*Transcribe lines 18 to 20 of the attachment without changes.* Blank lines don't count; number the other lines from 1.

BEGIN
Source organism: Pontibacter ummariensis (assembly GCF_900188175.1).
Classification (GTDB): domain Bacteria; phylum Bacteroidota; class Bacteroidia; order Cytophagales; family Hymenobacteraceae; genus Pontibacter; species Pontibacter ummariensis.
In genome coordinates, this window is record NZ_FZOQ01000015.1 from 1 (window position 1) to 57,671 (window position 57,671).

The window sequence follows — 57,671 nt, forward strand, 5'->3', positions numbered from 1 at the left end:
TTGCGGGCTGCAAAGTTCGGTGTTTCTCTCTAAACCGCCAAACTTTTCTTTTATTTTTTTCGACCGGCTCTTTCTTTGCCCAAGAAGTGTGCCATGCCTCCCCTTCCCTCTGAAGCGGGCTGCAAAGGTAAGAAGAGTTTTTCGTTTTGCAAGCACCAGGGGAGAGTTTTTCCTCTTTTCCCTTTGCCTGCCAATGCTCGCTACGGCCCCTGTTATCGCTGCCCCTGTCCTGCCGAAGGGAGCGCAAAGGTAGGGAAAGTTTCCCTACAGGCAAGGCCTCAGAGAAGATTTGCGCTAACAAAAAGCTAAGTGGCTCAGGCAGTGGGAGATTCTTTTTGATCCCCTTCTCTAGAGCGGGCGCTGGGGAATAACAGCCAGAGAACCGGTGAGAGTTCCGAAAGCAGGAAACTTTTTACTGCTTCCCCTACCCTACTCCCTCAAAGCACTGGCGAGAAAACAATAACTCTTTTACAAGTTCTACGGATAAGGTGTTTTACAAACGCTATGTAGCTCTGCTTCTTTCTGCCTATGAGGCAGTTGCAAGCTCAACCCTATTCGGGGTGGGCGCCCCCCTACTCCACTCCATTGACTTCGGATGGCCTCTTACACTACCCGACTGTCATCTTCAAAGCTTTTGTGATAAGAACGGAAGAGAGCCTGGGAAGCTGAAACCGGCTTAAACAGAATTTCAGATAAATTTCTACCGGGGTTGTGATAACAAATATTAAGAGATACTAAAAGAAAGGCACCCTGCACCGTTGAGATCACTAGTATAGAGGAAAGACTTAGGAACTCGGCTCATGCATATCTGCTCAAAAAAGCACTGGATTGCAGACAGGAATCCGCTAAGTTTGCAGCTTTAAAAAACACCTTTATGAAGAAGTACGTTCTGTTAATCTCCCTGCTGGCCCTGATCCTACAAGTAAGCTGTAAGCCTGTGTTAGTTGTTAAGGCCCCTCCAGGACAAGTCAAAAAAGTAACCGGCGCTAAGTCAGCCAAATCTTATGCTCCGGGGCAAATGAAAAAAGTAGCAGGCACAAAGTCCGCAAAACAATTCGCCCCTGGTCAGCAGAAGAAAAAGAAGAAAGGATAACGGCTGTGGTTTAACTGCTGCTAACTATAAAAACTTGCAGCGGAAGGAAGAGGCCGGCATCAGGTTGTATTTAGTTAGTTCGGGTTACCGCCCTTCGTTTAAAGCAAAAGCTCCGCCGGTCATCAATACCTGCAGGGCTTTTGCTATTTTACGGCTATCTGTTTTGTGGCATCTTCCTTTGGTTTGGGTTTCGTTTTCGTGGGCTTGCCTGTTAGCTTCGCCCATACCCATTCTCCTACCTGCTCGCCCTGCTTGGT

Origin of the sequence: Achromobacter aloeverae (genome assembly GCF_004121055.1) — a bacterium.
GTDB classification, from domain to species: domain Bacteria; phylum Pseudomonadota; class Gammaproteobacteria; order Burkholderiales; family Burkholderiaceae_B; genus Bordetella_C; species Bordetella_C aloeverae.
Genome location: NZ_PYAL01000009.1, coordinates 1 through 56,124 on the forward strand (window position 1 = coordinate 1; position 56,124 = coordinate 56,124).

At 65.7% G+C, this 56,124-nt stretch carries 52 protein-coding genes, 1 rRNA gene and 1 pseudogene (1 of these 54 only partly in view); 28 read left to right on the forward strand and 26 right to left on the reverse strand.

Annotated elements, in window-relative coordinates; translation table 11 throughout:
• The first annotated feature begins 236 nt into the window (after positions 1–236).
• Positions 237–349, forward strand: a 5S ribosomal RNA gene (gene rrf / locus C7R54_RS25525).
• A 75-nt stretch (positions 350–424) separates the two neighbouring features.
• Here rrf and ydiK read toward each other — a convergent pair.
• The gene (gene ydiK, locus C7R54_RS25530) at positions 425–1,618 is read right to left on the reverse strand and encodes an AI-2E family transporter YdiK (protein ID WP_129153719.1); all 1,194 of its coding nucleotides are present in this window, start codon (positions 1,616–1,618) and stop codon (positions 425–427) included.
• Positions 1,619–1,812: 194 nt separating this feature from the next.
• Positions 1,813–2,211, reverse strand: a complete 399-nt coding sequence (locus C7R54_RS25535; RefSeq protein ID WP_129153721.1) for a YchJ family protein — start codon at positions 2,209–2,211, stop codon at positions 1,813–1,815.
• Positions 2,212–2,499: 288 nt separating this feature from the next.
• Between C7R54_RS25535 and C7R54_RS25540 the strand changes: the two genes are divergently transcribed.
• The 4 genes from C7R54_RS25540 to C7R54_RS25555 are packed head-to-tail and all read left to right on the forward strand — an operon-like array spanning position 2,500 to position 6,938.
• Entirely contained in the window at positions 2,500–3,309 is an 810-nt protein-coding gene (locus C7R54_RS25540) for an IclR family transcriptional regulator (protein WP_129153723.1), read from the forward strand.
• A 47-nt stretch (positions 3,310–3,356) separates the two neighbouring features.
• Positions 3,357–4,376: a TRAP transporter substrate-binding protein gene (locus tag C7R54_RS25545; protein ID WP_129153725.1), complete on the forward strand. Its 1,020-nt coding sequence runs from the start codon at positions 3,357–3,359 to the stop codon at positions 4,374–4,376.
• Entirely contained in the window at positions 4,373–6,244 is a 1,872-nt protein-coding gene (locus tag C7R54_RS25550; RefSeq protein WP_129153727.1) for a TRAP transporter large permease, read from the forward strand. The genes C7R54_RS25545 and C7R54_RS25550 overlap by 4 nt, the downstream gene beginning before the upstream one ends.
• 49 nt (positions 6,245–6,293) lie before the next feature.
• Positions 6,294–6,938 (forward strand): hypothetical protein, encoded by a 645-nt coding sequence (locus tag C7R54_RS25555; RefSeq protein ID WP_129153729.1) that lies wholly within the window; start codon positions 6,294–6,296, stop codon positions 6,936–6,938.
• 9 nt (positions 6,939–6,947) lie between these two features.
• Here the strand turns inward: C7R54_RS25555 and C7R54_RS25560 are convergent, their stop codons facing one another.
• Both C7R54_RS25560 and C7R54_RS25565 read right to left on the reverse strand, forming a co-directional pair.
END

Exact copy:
• Positions 2,212–2,499: 288 nt separating this feature from the next.
• Between C7R54_RS25535 and C7R54_RS25540 the strand changes: the two genes are divergently transcribed.
• The 4 genes from C7R54_RS25540 to C7R54_RS25555 are packed head-to-tail and all read left to right on the forward strand — an operon-like array spanning position 2,500 to position 6,938.